Race, Transgender Rights and Equality for All

Transgender Day of Remembrance in West Hollywood, Calif. (Hector Mata/AFP/Getty Images)
Transgender Day of Remembrance in West Hollywood, Calif. (Hector Mata/AFP/Getty Images)

Dr. Kortney Ryan Ziegler at Blac(k)ademic emphasizes the special issues that should underlie the advocacy of trans people of color.

Since the first Transgender Day of Remembrance in 1998, the violent deaths of trans women of color, have unfortunately come to dominate the yearly event designed to remember and celebrate the lives of those that are victims of transphobic murders. This year is no different as events around the country are set out to mourn recently deceased trans women of color, such as Brandy Martell, Coko Williams, Paige Clay and Deoni Jones — all black women whose only crime was daring to live openly.

Notwithstanding the recent advancements in the transgender movement, including the precedent set in extending employee protection rights to all members of the community, the deaths of these women continue to highlight the severe reality of injustice that trans people of color endure in the face of systemic racism. Thus making it very clear that the goal of eradicating gender oppression as a necessary step in the transgender movement, is one that is failing to keep trans people of color alive.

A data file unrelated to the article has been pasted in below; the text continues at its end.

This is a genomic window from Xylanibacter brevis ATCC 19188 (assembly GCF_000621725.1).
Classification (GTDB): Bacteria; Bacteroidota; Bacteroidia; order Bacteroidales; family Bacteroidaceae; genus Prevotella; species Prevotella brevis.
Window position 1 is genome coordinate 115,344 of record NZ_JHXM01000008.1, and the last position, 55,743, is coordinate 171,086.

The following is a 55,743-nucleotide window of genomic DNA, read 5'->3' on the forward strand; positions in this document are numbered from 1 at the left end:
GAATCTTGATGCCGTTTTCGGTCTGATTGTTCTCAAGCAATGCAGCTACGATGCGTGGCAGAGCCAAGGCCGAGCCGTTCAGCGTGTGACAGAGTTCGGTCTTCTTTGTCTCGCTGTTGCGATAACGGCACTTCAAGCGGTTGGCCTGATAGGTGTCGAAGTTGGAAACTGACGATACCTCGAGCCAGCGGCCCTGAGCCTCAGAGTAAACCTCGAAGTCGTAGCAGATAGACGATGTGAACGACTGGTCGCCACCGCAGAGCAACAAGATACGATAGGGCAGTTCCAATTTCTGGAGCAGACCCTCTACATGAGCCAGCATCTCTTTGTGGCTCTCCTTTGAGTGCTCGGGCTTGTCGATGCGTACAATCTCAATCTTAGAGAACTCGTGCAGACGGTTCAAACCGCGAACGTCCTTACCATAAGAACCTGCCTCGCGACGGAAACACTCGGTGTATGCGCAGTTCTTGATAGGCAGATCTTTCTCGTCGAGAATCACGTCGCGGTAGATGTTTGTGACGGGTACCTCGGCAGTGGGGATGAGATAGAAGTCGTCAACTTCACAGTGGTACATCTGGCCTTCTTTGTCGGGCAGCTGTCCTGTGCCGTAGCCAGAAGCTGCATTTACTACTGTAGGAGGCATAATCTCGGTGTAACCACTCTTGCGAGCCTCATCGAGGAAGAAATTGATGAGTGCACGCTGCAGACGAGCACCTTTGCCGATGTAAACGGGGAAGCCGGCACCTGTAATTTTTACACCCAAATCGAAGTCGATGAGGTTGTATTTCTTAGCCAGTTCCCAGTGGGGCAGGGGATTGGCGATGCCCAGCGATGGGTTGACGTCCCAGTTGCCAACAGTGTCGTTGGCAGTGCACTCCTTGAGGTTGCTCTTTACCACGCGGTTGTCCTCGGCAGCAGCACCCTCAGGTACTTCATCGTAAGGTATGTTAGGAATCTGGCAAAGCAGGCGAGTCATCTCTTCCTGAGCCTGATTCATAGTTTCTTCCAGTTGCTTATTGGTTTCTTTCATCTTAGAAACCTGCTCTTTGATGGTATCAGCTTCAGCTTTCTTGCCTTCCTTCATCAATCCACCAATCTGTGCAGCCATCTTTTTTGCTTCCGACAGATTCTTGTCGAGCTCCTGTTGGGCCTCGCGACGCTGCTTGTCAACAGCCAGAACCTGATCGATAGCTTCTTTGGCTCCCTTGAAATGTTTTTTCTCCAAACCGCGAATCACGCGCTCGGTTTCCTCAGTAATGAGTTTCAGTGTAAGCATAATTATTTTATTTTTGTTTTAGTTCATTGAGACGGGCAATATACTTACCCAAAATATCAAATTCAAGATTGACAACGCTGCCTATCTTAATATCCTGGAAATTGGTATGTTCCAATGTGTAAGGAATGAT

I do not need to stress the importance of Transgender Day of Remembrance as a viable act of visibility and resistance. However, it is not enough for us to simply mourn these victims — we have to take the necessary steps to destroy the racist institutional barriers that perpetuate their deaths–and not leave the burden of responsibility on communities of color. 


Read Dr. Kortney Ryan Ziegler's entire piece at Blac(k)ademic.

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